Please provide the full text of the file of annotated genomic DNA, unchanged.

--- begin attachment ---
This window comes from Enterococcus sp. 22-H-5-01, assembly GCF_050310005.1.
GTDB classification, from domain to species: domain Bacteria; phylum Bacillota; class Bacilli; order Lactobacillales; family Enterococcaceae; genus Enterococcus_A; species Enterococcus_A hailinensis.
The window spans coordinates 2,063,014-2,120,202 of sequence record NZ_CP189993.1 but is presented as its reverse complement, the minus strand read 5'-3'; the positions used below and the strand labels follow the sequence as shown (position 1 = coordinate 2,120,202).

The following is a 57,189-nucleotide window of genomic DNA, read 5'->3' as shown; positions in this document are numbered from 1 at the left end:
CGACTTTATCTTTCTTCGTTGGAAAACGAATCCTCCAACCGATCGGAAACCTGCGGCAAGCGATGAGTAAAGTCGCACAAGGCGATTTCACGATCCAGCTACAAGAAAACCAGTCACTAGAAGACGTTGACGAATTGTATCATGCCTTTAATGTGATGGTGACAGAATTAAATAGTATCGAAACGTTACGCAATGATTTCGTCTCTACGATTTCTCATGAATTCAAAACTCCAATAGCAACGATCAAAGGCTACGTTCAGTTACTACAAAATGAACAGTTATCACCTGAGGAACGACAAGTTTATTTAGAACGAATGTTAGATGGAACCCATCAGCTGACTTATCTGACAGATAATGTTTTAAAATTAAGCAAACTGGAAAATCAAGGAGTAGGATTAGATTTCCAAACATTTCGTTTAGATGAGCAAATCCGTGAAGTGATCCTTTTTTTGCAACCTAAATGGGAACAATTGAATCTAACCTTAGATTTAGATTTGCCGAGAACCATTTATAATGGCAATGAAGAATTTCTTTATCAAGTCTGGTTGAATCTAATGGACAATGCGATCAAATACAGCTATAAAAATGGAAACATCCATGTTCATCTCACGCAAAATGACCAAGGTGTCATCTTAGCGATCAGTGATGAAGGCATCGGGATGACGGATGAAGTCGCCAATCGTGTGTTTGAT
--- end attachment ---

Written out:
This window comes from Enterococcus sp. 22-H-5-01, assembly GCF_050310005.1.
GTDB classification, from domain to species: domain Bacteria; phylum Bacillota; class Bacilli; order Lactobacillales; family Enterococcaceae; genus Enterococcus_A; species Enterococcus_A hailinensis.
The window spans coordinates 2,063,014-2,120,202 of sequence record NZ_CP189993.1 but is presented as its reverse complement, the minus strand read 5'-3'; the positions used below and the strand labels follow the sequence as shown (position 1 = coordinate 2,120,202).

The following is a 57,189-nucleotide window of genomic DNA, read 5'->3' as shown; positions in this document are numbered from 1 at the left end:
CGACTTTATCTTTCTTCGTTGGAAAACGAATCCTCCAACCGATCGGAAACCTGCGGCAAGCGATGAGTAAAGTCGCACAAGGCGATTTCACGATCCAGCTACAAGAAAACCAGTCACTAGAAGACGTTGACGAATTGTATCATGCCTTTAATGTGATGGTGACAGAATTAAATAGTATCGAAACGTTACGCAATGATTTCGTCTCTACGATTTCTCATGAATTCAAAACTCCAATAGCAACGATCAAAGGCTACGTTCAGTTACTACAAAATGAACAGTTATCACCTGAGGAACGACAAGTTTATTTAGAACGAATGTTAGATGGAACCCATCAGCTGACTTATCTGACAGATAATGTTTTAAAATTAAGCAAACTGGAAAATCAAGGAGTAGGATTAGATTTCCAAACATTTCGTTTAGATGAGCAAATCCGTGAAGTGATCCTTTTTTTGCAACCTAAATGGGAACAATTGAATCTAACCTTAGATTTAGATTTGCCGAGAACCATTTATAATGGCAATGAAGAATTTCTTTATCAAGTCTGGTTGAATCTAATGGACAATGCGATCAAATACAGCTATAAAAATGGAAACATCCATGTTCATCTCACGCAAAATGACCAAGGTGTCATCTTAGCGATCAGTGATGAAGGCATCGGGATGACGGATGAAGTCGCCAATCGTGTGTTTGAT